Poor or offensive behavior in the workplace must be confronted early and decisively. Lack of action may cause people to assume such behavior is acceptable to leadership, potentially prompting anger, low morale, or even spawning more negative behavior. Although some behavior must result in prompt firing or even legal action, for less serious issues, a three step framework can be helpful in dealing with bad workplace behavior. Those three steps are: confronting the behavior, devising an action plan, and planning for the future.
Confronting the Behavior
- When discussing the situation with the relevant employee(s) do so in a fact-gathering manner first
- Come prepared with your understanding of the incident
- Acknowledge any responsibility others may have for the situation
- Listen openly without (internally) labeling the person or behavior
- Be aware of your body language and tone of voice
- Focus on specific behaviors, not any potential motivations
- Allow the employee to discuss his/her motivation and thinking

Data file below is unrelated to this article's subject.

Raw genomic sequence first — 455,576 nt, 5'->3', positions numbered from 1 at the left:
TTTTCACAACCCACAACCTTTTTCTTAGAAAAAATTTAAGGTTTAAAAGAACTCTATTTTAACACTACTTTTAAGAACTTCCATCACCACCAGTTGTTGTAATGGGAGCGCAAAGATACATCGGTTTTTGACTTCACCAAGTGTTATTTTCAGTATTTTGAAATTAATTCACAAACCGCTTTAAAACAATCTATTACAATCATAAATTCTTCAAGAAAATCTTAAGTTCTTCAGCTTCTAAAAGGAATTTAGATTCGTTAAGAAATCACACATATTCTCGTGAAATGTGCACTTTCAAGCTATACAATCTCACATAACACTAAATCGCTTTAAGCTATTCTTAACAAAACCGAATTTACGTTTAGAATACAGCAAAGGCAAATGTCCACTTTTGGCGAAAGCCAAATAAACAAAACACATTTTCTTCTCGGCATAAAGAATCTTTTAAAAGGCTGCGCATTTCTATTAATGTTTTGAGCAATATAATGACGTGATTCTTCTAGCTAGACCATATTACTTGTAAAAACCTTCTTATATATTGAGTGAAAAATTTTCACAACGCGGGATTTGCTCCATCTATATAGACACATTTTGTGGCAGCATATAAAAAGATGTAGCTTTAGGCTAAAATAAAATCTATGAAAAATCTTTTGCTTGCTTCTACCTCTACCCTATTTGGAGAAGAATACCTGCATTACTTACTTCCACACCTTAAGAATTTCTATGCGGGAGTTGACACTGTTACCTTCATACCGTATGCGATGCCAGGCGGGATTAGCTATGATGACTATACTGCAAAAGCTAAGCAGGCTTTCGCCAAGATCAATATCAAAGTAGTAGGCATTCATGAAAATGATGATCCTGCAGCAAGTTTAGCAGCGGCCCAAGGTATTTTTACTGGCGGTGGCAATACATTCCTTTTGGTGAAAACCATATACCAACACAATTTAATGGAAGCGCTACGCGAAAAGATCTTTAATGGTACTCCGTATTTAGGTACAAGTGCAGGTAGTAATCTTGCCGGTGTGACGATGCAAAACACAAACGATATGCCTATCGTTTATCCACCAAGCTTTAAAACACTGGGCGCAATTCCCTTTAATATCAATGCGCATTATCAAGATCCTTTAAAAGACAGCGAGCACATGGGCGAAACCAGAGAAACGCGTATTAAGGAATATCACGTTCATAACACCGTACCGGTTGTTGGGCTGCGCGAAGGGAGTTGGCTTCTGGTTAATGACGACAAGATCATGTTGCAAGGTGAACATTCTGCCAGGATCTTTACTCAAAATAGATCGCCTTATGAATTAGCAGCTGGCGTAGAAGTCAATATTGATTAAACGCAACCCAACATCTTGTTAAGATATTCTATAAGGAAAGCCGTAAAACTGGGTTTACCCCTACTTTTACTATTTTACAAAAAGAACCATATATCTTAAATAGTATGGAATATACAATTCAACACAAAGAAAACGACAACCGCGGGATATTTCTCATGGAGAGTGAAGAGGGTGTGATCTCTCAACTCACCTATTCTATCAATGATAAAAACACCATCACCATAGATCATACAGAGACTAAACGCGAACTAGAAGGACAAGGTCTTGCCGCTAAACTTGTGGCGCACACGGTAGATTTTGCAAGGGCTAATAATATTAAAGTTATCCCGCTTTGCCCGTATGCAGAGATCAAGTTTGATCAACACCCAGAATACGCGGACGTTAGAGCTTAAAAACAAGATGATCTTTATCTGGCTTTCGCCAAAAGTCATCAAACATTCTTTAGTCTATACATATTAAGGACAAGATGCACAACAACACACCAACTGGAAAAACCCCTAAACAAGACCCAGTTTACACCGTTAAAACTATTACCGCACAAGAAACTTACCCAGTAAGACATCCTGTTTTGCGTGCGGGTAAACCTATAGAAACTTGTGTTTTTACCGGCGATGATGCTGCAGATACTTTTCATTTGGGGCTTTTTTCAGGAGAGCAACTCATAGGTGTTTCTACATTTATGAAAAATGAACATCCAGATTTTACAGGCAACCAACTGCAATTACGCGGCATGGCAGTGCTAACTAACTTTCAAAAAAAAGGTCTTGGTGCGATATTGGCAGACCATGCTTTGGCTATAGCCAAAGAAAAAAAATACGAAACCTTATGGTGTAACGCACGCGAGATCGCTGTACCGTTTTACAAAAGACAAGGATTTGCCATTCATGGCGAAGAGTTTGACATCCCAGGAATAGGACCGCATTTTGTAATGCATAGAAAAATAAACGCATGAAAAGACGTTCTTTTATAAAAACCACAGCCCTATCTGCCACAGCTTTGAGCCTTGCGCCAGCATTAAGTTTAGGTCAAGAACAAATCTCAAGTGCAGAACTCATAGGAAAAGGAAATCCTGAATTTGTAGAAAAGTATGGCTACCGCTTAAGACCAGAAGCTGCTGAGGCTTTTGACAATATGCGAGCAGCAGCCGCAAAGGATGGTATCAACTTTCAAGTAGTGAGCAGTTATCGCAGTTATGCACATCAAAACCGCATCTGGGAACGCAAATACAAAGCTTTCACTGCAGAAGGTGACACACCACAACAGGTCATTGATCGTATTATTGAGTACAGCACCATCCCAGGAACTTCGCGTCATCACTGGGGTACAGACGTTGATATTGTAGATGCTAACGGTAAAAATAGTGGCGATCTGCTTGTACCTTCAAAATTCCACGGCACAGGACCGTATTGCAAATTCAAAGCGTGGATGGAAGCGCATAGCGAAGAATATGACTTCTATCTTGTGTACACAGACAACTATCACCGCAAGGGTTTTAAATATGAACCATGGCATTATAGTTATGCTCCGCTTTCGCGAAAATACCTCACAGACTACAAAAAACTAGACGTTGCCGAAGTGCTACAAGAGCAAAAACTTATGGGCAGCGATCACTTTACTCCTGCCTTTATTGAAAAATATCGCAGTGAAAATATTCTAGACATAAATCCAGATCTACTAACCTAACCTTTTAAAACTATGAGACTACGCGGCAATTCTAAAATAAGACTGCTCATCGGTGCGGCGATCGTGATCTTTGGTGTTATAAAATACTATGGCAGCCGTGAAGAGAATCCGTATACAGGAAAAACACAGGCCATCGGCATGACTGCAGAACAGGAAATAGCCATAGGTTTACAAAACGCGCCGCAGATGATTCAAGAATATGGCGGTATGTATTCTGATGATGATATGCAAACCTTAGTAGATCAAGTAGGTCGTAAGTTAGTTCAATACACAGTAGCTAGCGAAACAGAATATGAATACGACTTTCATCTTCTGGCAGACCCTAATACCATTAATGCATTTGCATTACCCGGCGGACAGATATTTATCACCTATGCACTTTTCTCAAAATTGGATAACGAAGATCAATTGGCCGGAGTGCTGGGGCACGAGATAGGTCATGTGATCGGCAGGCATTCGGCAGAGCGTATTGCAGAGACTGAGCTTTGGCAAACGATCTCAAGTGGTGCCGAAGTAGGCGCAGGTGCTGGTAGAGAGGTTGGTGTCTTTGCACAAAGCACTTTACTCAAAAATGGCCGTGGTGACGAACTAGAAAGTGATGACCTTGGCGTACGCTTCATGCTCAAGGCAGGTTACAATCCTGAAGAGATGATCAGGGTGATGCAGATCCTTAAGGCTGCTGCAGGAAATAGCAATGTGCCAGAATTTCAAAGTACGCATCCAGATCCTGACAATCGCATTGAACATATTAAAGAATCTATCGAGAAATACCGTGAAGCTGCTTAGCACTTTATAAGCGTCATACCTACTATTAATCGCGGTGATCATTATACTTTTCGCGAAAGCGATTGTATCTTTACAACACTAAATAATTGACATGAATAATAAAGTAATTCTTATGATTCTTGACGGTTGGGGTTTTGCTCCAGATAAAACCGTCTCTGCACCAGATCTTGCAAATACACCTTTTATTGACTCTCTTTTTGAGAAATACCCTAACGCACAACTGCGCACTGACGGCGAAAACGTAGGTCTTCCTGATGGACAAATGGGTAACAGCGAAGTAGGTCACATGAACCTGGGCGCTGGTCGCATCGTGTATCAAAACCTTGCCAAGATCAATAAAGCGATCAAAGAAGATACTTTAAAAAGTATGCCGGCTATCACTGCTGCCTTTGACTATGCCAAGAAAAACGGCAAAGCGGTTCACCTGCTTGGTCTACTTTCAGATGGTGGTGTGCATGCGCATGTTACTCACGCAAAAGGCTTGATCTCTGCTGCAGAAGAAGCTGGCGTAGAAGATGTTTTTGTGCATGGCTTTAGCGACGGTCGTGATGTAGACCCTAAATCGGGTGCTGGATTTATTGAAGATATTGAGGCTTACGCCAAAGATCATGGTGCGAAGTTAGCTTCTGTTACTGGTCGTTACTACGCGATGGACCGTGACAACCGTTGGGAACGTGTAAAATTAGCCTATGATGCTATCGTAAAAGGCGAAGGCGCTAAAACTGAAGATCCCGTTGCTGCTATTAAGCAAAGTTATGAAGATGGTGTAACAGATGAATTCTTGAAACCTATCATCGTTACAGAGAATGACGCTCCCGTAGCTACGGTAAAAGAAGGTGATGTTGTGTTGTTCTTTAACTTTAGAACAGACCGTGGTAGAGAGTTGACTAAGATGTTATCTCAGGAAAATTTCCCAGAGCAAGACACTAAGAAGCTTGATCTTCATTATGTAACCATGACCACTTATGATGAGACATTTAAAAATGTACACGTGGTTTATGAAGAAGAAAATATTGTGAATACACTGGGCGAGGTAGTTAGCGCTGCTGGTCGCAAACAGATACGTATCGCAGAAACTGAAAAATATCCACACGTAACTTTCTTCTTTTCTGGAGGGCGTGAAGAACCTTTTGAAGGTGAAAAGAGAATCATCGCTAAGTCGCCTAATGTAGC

- Use questions such as “What else do I need to know to understand where you’re coming from?” so you get all the relevant facts and the employee feels heard
- Paraphrase the employee’s explanation and ask him/her to confirm that your understanding is correct
- Calmly but firmly point out how the employee’s poor behavior affected other individuals, teams, and/or the firm as a whole; be specific.
Devising an Action Plan
- Ask the employee what he/she thinks is a reasonable consequence of the action (without agreeing to suggestions)
- Calmly but firmly explain the firm’s policy (if any) about the behavior
- Discipline, if need be, according to company policy while trying to integrate the employee's suggestions if acceptable.
Planning for the Future
- If the employee is worth retaining, clearly articulate what is expected in the future
- Devise a development plan to allow the employee to demonstrate and practice new and improved behavior (do not stop at disciplining)
- Invite the employee to work with you to refine a future-focused plan; include specific behaviors, milestones, and progress checks; involve HR, coaches, etc. as helpful
- Ask the employee what he/she thinks could get in the way of implementing the plan; try to set the employee up for success
- Use positive reinforcement when good behavior replaces the bad
- Keep lines of communication open; schedule regular check-in meetings during which both the employee and you discuss challenges and recognize progress.